Good, bad, or downright ugly, examinations are a fact of life for the nation’s credit unions. Credit unions have a resource for general compliance with existing guidelines, but regulators often expand their feedback to include industry best practices ─ guidance that may be an elusive, moving target.
“The complexity of the balance sheet is changing and so is the industry,” says Larry Fazio, National Credit Union Administration’s director of the office of examination and insurance during a speech at Credit Union National Association’s 2012 Governmental Affairs Conference.
NCUA is an insurance company as well as a regulator so “we can’t get to a place where every recommendation is based on regulations,” Fazio says. “They’d be too extensive.”
This creates a frustrating challenge for credit unions to stay ahead of issues that may not always fit cleanly or stand out in the existing guidelines, including the NCUA’s main risk categories.
Sifting through those big picture risk concerns to understand how they might apply to your credit union is no easy task. But if institutions can understand how regulators think, they may secure a subtle advantage in preparing for the next examination.
If a strategy or product isn’t broke, then don’t fix it, but don’t rely too heavily on it either. One top NCUA issue for 2012 is risk concentration that is significant enough to threaten the organization or its operations. Regulators are especially keyed in to real estate loan levels as a percentage of total loans, but they are wary of any area of the portfolio that the credit union may rely too heavily upon.
Another perceived concentration issue is an overexposure to rate, with credit unions borrowing short to lend long.
“Money markets and other options which are more rate-dependent than share certificates have taken over the share balance,” Fazio says.
J. Owen Cole Jr., a second GAC panelist and NCUA’s director for division of capital markets, says the current interest rate environment is “quite extreme, volatile, and quite potentially concerning.” He advises credit unions taking on risk to make sure their risk is diversified.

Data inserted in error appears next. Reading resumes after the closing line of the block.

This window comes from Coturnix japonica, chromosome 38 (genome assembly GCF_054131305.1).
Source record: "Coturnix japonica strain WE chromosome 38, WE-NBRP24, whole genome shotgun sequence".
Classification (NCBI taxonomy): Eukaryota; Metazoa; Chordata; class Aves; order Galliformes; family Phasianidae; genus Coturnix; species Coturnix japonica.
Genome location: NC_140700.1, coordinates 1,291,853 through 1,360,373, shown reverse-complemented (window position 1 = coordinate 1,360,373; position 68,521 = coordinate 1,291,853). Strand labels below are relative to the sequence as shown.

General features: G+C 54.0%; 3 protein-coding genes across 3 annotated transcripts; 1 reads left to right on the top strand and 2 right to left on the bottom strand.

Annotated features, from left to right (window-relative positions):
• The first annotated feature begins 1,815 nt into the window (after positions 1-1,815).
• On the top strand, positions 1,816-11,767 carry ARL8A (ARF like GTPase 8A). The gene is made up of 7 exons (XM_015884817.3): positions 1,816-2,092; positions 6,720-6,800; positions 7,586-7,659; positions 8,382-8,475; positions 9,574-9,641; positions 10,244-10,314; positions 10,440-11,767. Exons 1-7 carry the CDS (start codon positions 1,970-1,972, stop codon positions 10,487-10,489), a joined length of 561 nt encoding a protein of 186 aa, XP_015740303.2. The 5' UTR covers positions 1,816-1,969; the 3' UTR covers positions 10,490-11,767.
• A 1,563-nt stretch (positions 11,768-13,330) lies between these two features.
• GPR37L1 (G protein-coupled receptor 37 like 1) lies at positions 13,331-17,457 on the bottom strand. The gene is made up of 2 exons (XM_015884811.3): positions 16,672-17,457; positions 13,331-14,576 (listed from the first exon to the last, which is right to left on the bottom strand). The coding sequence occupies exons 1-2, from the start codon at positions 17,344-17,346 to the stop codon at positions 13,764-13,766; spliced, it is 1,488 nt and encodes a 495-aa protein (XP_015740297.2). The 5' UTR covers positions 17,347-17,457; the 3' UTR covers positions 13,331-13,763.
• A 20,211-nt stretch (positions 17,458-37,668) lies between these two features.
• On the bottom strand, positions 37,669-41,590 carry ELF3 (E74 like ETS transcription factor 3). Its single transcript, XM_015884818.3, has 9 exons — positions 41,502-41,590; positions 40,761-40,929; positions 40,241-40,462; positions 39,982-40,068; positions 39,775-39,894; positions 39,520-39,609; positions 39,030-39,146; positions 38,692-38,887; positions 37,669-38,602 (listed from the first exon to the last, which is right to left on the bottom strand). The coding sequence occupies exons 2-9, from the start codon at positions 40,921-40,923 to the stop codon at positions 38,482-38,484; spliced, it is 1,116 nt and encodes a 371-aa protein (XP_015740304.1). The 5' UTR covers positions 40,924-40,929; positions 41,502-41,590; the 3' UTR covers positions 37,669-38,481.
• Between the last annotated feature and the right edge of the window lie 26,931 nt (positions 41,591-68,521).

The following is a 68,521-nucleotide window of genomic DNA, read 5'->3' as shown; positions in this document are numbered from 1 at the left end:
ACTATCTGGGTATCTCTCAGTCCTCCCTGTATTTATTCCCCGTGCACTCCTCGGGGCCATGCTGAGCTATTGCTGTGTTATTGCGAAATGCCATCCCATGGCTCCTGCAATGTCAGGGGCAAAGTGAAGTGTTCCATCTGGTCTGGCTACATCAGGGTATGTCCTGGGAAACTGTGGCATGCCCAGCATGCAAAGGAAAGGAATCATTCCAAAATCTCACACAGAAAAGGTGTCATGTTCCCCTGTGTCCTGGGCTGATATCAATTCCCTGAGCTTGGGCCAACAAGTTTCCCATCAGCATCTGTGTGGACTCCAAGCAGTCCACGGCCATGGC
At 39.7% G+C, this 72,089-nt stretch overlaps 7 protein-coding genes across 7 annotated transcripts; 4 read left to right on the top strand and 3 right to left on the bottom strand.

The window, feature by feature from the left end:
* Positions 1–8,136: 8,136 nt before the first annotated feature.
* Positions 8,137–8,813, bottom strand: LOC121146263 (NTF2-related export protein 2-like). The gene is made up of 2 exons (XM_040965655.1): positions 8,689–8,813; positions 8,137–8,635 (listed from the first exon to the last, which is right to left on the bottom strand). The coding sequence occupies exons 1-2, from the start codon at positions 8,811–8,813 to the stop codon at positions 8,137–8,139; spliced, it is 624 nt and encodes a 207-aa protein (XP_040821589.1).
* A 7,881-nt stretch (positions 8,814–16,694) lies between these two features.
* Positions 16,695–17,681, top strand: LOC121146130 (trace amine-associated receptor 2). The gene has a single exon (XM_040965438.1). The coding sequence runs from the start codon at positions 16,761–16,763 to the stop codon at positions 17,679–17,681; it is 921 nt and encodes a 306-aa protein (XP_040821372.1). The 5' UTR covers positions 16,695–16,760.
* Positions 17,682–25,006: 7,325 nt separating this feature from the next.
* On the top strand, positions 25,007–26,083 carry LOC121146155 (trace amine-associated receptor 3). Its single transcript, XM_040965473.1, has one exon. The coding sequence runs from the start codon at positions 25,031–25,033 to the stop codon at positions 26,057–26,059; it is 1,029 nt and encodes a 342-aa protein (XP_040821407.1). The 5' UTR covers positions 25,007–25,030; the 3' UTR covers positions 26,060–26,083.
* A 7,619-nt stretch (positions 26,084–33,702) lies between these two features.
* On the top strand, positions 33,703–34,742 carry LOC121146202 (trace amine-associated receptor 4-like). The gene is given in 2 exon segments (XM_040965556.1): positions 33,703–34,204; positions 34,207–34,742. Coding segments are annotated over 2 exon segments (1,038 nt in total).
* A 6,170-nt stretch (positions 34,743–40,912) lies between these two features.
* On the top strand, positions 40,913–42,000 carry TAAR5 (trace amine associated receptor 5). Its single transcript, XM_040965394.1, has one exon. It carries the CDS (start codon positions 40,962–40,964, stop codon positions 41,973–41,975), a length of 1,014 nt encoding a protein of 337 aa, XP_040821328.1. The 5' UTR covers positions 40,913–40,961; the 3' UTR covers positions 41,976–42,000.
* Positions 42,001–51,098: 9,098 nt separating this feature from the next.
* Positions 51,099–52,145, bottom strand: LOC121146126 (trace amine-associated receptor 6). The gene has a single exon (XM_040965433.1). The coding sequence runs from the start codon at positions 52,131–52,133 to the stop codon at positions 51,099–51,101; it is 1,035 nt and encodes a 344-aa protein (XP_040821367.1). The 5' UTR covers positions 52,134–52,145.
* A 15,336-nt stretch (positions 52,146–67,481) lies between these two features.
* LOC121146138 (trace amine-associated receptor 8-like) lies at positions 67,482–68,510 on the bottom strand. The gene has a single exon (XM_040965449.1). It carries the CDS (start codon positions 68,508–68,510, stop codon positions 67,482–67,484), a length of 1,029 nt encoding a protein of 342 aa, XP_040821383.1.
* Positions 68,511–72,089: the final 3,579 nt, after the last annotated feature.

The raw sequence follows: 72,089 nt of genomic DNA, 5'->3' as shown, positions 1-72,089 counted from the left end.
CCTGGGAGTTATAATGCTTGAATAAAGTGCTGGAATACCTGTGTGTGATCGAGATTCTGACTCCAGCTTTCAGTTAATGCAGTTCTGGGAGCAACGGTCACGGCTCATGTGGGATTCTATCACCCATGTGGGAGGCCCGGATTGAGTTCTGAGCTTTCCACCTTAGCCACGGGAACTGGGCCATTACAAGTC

When it comes to liquidity, credit unions should also develop and document multiple strategies, not just one failsafe relationship. Even at institutions with a stable corporate credit union or Federal Home Loan Bank (FHLB) relationship, regulators will be looking for additional emergency sources for contingency funds beyond their primary business contacts, Fazio says.
Other concerns include strategic issues like due diligence and credit risk, particularly in regards to large increases in loans more than 12 months delinquent.
In terms of due diligence, “the level of sophistication required depends upon the dollar amount” says Matthew Biliouris, the office’s director of supervision, speaking to attendees. Just as consumers rely heavily on sites like the Better Business Bureau, regulators expect credit unions to take advantage of the multiple sources available for background checks, business model cash flows, financial and operations control review, and accounting considerations.
Operational red flags can include an overreliance on third-party vendors that don’t match the credit union’s business model (particularly ones paid by volume) or relationships that limit the nimbleness of the credit union to adapt to changes, creating potential strategic risk.
“We look at contracts and want to see that the credit union is looking out for itself and taking care of any regulatory changes,” Biliouris says. Shed or rework any manipulative or one-sided contracts now, and you’ll save yourself money and headaches come examination time.“These issues don’t exist in a vacuum.”
A new program that yields credit risk can bring reputation risk or other types of issues that feed off each other and have serious impact on the credit union’s brand over time.
Document Potential Issues And Improvements
A thin defense is better than none at all, and documentation of each step made to mitigate risk can prove helpful in deflecting blows during examination time. Creating and actively referring to risk oversight and risk appetite management policies will help credit unions narrow down their top risks and demonstrate how they are addressing those issues in an ongoing, sustainable way.
Examiners may consider these activities as red flags that a credit union is reaching too far for yield.
Extending asset maturities and going longer on the yield curve
Moving down in your credit worthiness scale
Investing in structured products and complex securities